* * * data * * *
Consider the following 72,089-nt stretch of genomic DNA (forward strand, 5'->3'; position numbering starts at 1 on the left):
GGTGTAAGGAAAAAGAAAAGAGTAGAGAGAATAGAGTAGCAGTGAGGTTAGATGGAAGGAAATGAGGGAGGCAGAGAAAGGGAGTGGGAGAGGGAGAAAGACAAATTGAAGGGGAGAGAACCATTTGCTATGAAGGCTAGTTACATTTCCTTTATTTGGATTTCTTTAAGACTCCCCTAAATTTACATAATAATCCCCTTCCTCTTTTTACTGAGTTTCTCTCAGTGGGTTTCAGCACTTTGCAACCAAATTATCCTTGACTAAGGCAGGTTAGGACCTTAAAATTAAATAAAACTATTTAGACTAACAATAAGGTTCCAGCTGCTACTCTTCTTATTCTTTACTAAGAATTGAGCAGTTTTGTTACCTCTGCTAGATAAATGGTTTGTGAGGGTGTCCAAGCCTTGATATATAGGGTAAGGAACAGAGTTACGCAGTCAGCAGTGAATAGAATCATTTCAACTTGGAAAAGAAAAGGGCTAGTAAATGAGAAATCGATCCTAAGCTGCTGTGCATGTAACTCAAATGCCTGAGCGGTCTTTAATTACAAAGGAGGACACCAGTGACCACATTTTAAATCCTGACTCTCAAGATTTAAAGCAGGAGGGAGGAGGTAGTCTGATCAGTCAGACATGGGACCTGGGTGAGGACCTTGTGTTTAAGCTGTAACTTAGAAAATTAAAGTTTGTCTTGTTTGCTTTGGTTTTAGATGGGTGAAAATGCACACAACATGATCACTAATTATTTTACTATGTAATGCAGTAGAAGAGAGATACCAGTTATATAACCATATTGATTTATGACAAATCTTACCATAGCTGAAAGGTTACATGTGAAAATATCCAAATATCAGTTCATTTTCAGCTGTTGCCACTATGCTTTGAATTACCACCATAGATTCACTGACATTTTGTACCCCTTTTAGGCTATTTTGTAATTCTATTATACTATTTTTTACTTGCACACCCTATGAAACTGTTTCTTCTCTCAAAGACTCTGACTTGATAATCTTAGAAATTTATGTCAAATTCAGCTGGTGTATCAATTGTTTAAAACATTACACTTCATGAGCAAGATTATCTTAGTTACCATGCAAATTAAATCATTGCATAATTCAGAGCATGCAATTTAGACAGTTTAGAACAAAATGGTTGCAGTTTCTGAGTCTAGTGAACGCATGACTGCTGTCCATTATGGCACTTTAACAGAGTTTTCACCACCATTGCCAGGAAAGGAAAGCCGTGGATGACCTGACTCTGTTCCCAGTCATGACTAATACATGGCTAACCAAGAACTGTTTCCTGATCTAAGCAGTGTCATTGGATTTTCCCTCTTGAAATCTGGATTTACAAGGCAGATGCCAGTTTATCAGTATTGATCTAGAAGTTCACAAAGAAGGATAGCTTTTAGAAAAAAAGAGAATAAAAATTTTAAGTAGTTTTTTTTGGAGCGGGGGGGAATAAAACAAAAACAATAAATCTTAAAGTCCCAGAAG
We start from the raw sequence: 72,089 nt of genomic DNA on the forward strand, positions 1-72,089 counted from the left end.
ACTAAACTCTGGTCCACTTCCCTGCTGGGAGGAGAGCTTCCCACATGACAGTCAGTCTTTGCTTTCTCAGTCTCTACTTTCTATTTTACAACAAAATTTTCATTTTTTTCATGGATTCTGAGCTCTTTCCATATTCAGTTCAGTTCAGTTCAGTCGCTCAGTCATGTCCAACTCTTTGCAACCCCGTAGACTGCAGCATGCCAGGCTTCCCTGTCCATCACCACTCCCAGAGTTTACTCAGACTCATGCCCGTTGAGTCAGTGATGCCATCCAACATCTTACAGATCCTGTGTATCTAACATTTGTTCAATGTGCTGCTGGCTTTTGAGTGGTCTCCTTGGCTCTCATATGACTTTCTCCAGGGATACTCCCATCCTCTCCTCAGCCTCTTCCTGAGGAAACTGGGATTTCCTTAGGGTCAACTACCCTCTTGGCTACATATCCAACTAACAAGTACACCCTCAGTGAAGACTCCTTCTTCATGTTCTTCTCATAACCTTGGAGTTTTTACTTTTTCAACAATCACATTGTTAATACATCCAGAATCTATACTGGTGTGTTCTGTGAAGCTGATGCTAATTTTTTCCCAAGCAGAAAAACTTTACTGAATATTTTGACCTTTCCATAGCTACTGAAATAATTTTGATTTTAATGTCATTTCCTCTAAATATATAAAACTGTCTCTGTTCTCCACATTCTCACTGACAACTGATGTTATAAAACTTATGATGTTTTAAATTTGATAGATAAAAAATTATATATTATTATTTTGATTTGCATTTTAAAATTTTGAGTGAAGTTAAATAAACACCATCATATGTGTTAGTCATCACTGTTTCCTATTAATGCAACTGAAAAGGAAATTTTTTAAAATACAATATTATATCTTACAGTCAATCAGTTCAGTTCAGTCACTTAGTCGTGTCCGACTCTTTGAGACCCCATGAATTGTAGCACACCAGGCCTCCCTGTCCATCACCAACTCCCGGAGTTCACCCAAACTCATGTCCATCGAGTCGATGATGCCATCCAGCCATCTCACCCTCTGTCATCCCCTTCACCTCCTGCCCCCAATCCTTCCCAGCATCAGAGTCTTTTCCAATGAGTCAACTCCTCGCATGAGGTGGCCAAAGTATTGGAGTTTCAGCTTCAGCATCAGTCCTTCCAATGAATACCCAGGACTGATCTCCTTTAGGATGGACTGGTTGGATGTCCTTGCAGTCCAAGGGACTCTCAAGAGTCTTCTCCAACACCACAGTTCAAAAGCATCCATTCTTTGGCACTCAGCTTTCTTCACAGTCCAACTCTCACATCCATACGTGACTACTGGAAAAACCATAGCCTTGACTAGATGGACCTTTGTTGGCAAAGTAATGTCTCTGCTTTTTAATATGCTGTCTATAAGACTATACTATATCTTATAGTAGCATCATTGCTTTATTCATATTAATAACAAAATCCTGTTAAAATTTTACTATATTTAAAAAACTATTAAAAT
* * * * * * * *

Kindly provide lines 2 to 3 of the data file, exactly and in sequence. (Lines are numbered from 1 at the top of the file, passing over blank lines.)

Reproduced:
GGTGTAAGGAAAAAGAAAAGAGTAGAGAGAATAGAGTAGCAGTGAGGTTAGATGGAAGGAAATGAGGGAGGCAGAGAAAGGGAGTGGGAGAGGGAGAAAGACAAATTGAAGGGGAGAGAACCATTTGCTATGAAGGCTAGTTACATTTCCTTTATTTGGATTTCTTTAAGACTCCCCTAAATTTACATAATAATCCCCTTCCTCTTTTTACTGAGTTTCTCTCAGTGGGTTTCAGCACTTTGCAACCAAATTATCCTTGACTAAGGCAGGTTAGGACCTTAAAATTAAATAAAACTATTTAGACTAACAATAAGGTTCCAGCTGCTACTCTTCTTATTCTTTACTAAGAATTGAGCAGTTTTGTTACCTCTGCTAGATAAATGGTTTGTGAGGGTGTCCAAGCCTTGATATATAGGGTAAGGAACAGAGTTACGCAGTCAGCAGTGAATAGAATCATTTCAACTTGGAAAAGAAAAGGGCTAGTAAATGAGAAATCGATCCTAAGCTGCTGTGCATGTAACTCAAATGCCTGAGCGGTCTTTAATTACAAAGGAGGACACCAGTGACCACATTTTAAATCCTGACTCTCAAGATTTAAAGCAGGAGGGAGGAGGTAGTCTGATCAGTCAGACATGGGACCTGGGTGAGGACCTTGTGTTTAAGCTGTAACTTAGAAAATTAAAGTTTGTCTTGTTTGCTTTGGTTTTAGATGGGTGAAAATGCACACAACATGATCACTAATTATTTTACTATGTAATGCAGTAGAAGAGAGATACCAGTTATATAACCATATTGATTTATGACAAATCTTACCATAGCTGAAAGGTTACATGTGAAAATATCCAAATATCAGTTCATTTTCAGCTGTTGCCACTATGCTTTGAATTACCACCATAGATTCACTGACATTTTGTACCCCTTTTAGGCTATTTTGTAATTCTATTATACTATTTTTTACTTGCACACCCTATGAAACTGTTTCTTCTCTCAAAGACTCTGACTTGATAATCTTAGAAATTTATGTCAAATTCAGCTGGTGTATCAATTGTTTAAAACATTACACTTCATGAGCAAGATTATCTTAGTTACCATGCAAATTAAATCATTGCATAATTCAGAGCATGCAATTTAGACAGTTTAGAACAAAATGGTTGCAGTTTCTGAGTCTAGTGAACGCATGACTGCTGTCCATTATGGCACTTTAACAGAGTTTTCACCACCATTGCCAGGAAAGGAAAGCCGTGGATGACCTGACTCTGTTCCCAGTCATGACTAATACATGGCTAACCAAGAACTGTTTCCTGATCTAAGCAGTGTCATTGGATTTTCCCTCTTGAAATCTGGATTTACAAGGCAGATGCCAGTTTATCAGTATTGATCTAGAAGTTCACAAAGAAGGATAGCTTTTAGAAAAAAAGAGAATAAAAATTTTAAGTAGTTTTTTTTGGAGCGGGGGGGAATAAAACAAAAACAATAAATCTTAAAGTCCCAGAAG
We start from the raw sequence: 72,089 nt of genomic DNA on the forward strand, positions 1-72,089 counted from the left end.